Depending on your specific online forensic science degree, you may need to complete an internship as part of your education. Internships provide valuable on-the-job experience, allowing you to create professional contacts within the forensic science community. Also, an excellent recommendation from your internship supervisor can help you earn your first job after graduation.
Introduction to Investigative Forensics:
Students are introduced to the definition of forensic science and its practical applications. They learn to apply the scientific method to forensic evidence, ethical practices, and legal issues. Potential topics include distinguishing between reality and popular misconceptions of investigative forensics, disciplines within the field, case law, and ethical codes.
This class explores theories of biological, social, and psychological causes of criminal behavior. Topics include topologies, criminological models, and criminality such as white-collar crime, violence, property theft, and public offenses. Students learn multidisciplinary approaches to analyzing the outcomes and effectiveness of criminal justice policies and procedures.
Principles of Digital Analysis:
This course is a study of the technical and legal issues facing criminal investigators. Students learn to determine the most effective and appropriate response strategies; apply best practices to the collection, handling, and analysis of digital evidence; and appropriately communicate complex information accurately, ethically, and comprehensively.
Students learn to analyze friction ridges in fingerprints, acquiring skills expected of entry-level fingerprint specialists. These include observing surfaces for viable latent prints; evaluating how to process and collect them; analyzing, comparing, assessing, and verifying print evidence; and conveying findings. Topics include processing and comparison methodologies and legal aspects.
Firearms and Toolmarks Analysis:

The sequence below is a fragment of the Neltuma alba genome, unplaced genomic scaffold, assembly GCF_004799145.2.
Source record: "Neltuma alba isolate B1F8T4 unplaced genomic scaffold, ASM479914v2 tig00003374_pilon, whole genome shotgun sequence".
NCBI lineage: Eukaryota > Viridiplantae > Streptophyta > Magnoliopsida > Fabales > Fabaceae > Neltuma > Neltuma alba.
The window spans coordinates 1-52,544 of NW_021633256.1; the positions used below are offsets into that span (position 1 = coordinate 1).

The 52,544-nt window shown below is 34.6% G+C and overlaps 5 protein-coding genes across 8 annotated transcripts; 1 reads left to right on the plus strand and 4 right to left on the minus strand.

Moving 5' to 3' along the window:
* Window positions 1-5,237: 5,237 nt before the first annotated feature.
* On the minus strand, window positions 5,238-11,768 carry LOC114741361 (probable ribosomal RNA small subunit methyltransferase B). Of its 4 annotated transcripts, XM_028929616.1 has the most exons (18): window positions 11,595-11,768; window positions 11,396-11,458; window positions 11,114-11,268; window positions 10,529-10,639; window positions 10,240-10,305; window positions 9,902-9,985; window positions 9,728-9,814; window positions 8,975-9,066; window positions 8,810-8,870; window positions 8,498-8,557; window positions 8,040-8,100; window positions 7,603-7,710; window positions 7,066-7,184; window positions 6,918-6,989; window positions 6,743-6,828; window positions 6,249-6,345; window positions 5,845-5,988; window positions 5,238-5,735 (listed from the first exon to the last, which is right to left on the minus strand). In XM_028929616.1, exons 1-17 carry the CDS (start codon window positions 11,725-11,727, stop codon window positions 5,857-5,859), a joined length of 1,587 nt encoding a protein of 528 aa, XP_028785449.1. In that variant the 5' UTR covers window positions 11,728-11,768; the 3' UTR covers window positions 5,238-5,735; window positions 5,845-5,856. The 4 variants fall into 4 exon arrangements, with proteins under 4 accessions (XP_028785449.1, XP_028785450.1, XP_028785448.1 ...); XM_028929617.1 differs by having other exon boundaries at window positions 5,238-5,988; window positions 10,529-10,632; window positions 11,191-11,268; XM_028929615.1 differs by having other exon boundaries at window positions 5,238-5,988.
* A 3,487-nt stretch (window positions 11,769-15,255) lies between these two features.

Students in this class study toolmark evidence, including toolmarks imparted by firearms. Topics include practical analysis of evidence, comparison methodologies, historical and mechanical foundations of toolmarks, and legal issues. This course prepares students for entry-level jobs in the firearms and toolmarks field.
Forensic Science Membership Associations
American Academy of Forensic Sciences:
The AAFS offers forensic science education through webinars, an annual scientific meeting, and the publication of a journal and newsletters. The AAFS also provides members with scientific reference studies, expert witness referrals, and job listings.
American Society of Crime Laboratory Directors:
A professional society of crime laboratory directors and forensic science managers, ASCLD works to promote standards in the field. The society provides members with networking opportunities, a newsletter, job listings, a membership directory, resource library, awards and scholarships, meetings, trainings, and a published journal.
American Board of Criminalistics:
The ABC is composed of regional and national organizations that represent forensic scientists. Members seek to establish professional levels of knowledge, skills and abilities, defining a mechanism for achieving these levels, recognizing those who demonstrate attainment, and promoting growth within the profession.
Chartered Society of Forensic Sciences:
The CSFS provides professional development resources to those in the forensic science field through publications, awards, scholarships, job listings, and discounts on insurance and books. The CSFS offers various levels of membership for students, professionals, associates, and affiliates.
Consortium of Forensic Science Organizations:
The CFSO advocates for a single forensic science voice in matters of mutual interest to its member organizations, such as increasing federal funding for public crime laboratories and medical examiner offices and influencing public policy at the local, state, and federal level.